None of us is immune to motion sickness. Even experienced sailors can feel queasy when the sea gets too rough. For some people, however, all it takes is a few sharp turns in a car to bring on horrible symptoms of nausea, vomiting, vertigo, cold sweat, and confusion. In this article, you’ll learn about motion sickness, why some people are more prone to it, and how to relieve the symptoms.
Do you dread road trips and boat rides and don’t even consider getting on a ride at the amusement park? If your stomach starts to churn and your skin feels clammy the moment the road gets bumpy or the sea gets rough, and all you can think is: “When this will end?”, you’re likely one of many people who experience motion sickness.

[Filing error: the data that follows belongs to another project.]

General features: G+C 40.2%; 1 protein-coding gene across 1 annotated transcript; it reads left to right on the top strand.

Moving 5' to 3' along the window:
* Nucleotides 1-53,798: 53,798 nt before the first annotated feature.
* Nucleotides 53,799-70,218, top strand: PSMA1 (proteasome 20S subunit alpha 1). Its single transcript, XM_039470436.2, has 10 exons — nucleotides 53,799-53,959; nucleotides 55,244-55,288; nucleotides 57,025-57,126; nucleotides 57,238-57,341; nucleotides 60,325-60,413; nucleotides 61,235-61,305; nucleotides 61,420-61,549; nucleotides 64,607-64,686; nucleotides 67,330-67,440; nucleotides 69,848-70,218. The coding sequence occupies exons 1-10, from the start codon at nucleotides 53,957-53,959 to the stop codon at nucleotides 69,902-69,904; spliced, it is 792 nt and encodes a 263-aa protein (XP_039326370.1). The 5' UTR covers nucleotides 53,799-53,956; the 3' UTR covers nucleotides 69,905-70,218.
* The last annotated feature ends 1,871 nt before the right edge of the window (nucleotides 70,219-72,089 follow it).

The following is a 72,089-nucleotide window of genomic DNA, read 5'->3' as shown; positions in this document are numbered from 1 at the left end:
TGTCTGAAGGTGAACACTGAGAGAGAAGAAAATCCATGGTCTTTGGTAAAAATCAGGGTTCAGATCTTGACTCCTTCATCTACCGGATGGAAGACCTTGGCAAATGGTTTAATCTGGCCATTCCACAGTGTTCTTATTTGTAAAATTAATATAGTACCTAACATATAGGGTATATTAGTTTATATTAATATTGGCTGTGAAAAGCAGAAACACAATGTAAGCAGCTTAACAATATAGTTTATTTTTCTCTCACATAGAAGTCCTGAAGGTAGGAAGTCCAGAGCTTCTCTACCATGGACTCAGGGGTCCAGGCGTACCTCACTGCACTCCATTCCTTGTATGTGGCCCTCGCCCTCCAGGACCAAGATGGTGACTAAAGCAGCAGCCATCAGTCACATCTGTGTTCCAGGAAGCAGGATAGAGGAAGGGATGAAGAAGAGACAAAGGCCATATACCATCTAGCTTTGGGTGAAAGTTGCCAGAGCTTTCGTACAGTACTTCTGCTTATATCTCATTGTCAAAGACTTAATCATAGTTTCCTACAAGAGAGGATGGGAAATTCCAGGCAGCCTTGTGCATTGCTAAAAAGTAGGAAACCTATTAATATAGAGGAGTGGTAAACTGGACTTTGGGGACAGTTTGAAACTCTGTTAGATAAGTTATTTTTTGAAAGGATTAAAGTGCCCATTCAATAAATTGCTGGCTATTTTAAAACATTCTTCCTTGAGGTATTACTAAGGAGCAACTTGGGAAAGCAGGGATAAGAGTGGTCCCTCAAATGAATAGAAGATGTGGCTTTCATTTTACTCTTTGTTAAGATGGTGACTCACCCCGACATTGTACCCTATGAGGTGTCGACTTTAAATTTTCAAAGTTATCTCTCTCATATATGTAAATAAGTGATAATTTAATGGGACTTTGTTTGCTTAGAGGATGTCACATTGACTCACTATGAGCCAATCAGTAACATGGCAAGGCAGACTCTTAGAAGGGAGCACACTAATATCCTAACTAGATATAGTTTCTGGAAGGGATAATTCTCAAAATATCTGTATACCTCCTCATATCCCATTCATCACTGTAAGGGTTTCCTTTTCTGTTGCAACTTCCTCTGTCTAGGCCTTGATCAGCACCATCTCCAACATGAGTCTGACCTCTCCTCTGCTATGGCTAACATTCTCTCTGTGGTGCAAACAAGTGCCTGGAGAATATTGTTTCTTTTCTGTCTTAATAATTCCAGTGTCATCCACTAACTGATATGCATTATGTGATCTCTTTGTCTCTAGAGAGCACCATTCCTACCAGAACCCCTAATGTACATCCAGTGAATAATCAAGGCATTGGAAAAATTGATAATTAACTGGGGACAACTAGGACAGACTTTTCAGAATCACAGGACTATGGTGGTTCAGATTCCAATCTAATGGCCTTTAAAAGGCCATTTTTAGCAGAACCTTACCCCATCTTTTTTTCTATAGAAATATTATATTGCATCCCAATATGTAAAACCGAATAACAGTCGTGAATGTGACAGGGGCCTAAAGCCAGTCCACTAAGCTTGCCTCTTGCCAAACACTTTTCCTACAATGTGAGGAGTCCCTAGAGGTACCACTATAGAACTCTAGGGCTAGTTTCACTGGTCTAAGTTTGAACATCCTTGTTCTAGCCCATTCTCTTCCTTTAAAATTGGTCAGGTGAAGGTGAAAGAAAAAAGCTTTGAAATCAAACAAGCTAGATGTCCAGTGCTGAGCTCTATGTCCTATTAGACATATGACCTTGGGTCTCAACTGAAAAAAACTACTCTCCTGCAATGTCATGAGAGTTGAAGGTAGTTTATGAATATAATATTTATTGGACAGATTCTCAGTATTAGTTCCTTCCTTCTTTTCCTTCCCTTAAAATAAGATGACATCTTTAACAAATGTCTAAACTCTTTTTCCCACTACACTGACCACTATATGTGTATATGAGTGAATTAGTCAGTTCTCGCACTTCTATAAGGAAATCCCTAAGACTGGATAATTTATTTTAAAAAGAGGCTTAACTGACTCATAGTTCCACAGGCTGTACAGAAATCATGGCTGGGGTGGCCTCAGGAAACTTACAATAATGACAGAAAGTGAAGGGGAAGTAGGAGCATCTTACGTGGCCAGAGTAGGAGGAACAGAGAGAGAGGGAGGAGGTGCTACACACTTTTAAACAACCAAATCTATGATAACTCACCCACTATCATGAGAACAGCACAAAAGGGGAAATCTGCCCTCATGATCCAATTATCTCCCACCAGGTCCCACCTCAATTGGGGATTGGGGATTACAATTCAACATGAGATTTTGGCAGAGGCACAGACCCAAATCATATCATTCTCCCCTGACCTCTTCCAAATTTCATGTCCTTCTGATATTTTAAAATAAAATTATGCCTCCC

Motion sickness—also called seasickness or road sickness—is an uncomfortable yet perfectly normal physiological reaction to real or perceived motion. This happens when your brain can’t make sense of the information it receives from your vestibular system.
The vestibular system lies in the inner ear and is responsible for your sense of balance and spatial orientation. It is made up of tiny, fluid-filled semi-circular canals positioned on three axes that detect rotational movement and tiny otolithic organs that detect linear movement and acceleration. These structures work together with visual cues from your eyes and haptic information from the somatosensory neurons in your skin and muscles to send information to your brain, which it then uses to coordinate the movement of your body from moment to moment without you even being aware that this is going on.